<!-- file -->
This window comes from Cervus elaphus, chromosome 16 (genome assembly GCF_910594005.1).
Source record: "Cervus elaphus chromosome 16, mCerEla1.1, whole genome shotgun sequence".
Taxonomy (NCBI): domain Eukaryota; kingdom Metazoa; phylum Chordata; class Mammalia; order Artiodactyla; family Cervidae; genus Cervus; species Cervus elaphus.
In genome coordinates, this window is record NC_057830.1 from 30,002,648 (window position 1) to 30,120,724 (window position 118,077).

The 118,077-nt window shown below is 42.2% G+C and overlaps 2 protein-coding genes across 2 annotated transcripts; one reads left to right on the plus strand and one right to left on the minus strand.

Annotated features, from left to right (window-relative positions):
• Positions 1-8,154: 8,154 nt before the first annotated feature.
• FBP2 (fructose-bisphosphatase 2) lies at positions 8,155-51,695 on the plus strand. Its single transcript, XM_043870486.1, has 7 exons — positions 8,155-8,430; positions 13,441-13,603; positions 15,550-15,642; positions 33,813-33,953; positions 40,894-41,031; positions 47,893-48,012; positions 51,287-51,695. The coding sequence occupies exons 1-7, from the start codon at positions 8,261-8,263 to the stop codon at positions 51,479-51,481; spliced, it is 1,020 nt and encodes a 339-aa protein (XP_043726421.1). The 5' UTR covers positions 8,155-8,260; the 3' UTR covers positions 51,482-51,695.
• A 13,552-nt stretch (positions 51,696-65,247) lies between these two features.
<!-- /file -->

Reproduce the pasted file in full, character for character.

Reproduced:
This window comes from Cervus elaphus, chromosome 16 (genome assembly GCF_910594005.1).
Source record: "Cervus elaphus chromosome 16, mCerEla1.1, whole genome shotgun sequence".
Taxonomy (NCBI): domain Eukaryota; kingdom Metazoa; phylum Chordata; class Mammalia; order Artiodactyla; family Cervidae; genus Cervus; species Cervus elaphus.
In genome coordinates, this window is record NC_057830.1 from 30,002,648 (window position 1) to 30,120,724 (window position 118,077).

The 118,077-nt window shown below is 42.2% G+C and overlaps 2 protein-coding genes across 2 annotated transcripts; one reads left to right on the plus strand and one right to left on the minus strand.

Annotated features, from left to right (window-relative positions):
• Positions 1-8,154: 8,154 nt before the first annotated feature.
• FBP2 (fructose-bisphosphatase 2) lies at positions 8,155-51,695 on the plus strand. Its single transcript, XM_043870486.1, has 7 exons — positions 8,155-8,430; positions 13,441-13,603; positions 15,550-15,642; positions 33,813-33,953; positions 40,894-41,031; positions 47,893-48,012; positions 51,287-51,695. The coding sequence occupies exons 1-7, from the start codon at positions 8,261-8,263 to the stop codon at positions 51,479-51,481; spliced, it is 1,020 nt and encodes a 339-aa protein (XP_043726421.1). The 5' UTR covers positions 8,155-8,260; the 3' UTR covers positions 51,482-51,695.
• A 13,552-nt stretch (positions 51,696-65,247) lies between these two features.